Lino began by all but ruling out a no-deal Brexit. Though leaving the back door open just a smidgeon to one. She was fed up with bashing her head against the DUP and the Spartans of the European Research Group, so now she was going to try her luck with Jeremy Corbyn. Having kicked the can down the road for months on end in a desperate effort to keep her party together, she was now kicking it firmly into the Labour leader’s face. There was one question Jezza had to ask himself: “Do I feel lucky? Well, do ya punk?”

What she hadn’t said was what compromises she was prepared to make. Mainly because she simply didn’t have a clue. You don’t get to resolve a lifetime of indecision in one cathartic, blinding moment of clarity. A Maybot is, as a Maybot does. The only real conclusion her near-obsolete binary brain had reached was that Brexit was a complete mess and, if at all possible, she didn’t want to go down in history as the prime minister who had deliberately chosen to tip the UK into recession and civil unrest.

Mostly she was just fed up, though. If the entire country was stressed out by Brexit, how did they think she was feeling? Just imagine what it must be like to be the person in charge who didn’t have a clue. She had felt so alone. Especially with a cabinet full of idiots. So it was time to let someone else have a go. And why not Corbyn? He’d been going on enough about how he had all the answers, so let him put up or shut up.


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the end of the end...

Wales Minister Nigel Adams resigns over UK PM’s promise to hold Brexit talks with Jeremy Corbyn

A Tory cabinet minister has become the first to quit over Theresa May’s move to reach out to the main opposition party and hold talks with Labour leader Jeremy Corbyn to find a solution to the Brexit crisis.


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may-hem to come?...


Phillip Lee was on his way to parliament last week when a man suddenly appeared in front of him. He was apparently furious and seemed to be screaming, but Lee had his headphones in: He was listening to one of his favorite songs, Stevie Wonder's "He's Misstra Know-It-All." It was only after he removed his earbuds that he realized he was being called a traitor. Nothing out of the ordinary, really. Indeed, Lee has almost grown used to it.

These days, he gets emails nearly every day calling him an turncoat and a disgrace to the country. People are demanding that he leave the party that he has been a part of for 27 years, and their furious passion has led him to install panic buttons in his London apartment to call for help in case of an emergency. His crime? Pushing for a soft Brexit. That has been enough to turn Phillip Lee, 48, who represents Bracknell in parliament for the Conservative Party, into a target. "It's a fucking nightmare," he says.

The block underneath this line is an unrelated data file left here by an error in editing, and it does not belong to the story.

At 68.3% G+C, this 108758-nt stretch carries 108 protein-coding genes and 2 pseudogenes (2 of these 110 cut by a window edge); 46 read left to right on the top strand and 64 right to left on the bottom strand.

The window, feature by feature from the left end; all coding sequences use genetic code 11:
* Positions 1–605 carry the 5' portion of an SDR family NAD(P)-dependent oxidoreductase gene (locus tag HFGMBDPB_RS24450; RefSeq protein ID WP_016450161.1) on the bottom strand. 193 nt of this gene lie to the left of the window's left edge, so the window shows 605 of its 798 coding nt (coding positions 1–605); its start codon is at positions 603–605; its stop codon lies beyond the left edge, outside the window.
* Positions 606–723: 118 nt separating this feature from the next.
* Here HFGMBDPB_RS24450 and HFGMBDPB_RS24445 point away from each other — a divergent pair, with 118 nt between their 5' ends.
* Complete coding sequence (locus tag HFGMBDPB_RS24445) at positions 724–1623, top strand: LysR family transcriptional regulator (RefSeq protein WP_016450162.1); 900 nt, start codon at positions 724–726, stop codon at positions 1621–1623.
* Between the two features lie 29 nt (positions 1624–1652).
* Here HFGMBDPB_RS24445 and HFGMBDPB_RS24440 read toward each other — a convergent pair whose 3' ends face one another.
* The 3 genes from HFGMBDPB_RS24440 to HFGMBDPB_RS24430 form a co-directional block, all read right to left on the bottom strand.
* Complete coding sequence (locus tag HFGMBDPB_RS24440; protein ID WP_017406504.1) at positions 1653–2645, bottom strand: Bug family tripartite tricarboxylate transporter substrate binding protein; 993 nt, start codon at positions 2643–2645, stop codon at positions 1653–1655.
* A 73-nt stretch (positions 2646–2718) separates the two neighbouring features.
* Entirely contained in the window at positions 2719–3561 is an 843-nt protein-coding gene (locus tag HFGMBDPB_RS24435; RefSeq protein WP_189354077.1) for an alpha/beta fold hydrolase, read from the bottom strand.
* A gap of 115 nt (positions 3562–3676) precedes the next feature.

And it's far from being over. 

Brexit, which was originally supposed to take place on Friday of last week, has gone into overtime. As things currently stand, it's unclear if the extra period will last weeks, months or even years. But the longer the political war of attrition surrounding the United Kingdom's departure from the European Union continues, the more divided the country and its institutions will become. 

That's especially true of the Conservative Party of Theresa May, who is, at least for now, still the prime minister.

It was a small group of Conservatives, blinded by nationalism, that brought on the referendum in the first place. It is that same group that has also ensured that every attempt to bring Brexit to a conclusion -- any conclusion, really -- has failed miserably. Yet it was only on Tuesday evening, almost three years after the referendum, that Theresa May made her first desperate attempt to free herself from the hardliners by offering to meet with Labour to find a joint way out of the chaos.

It could very well be that May will be able to pull her country back from the brink at the very last second. But for her party, it may already be too late.

The Tories, long one of the best-oiled political machines in Europe, are on their way to total collapse. William Hague, a leader of the party, has warned that the situation is far worse now even than it was following the devastating election defeat against Tony Blair in 1997. "The ruin I moved into as the new leader was, at least, intact," he has said.

The irony is difficult to miss. Ever since the tenure of Margaret Thatcher, Tory prime ministers have sought to assuage the party's anti-EU voices by taking on many of their demands. But 30 years later, the Conservatives are more divided than ever. And Theresa May, who took the job after the brutal Brexit battle of 2016, has only made that gap wider.

It was May who -- following the narrow referendum result -- steered her country towards a hard Brexit, despite that being only one possible interpretation of the vote. In her first big speech, she announced the country would exit the common market, leave behind the customs union and throw out the many (EU) immigrants who were allegedly abusing the country's social services.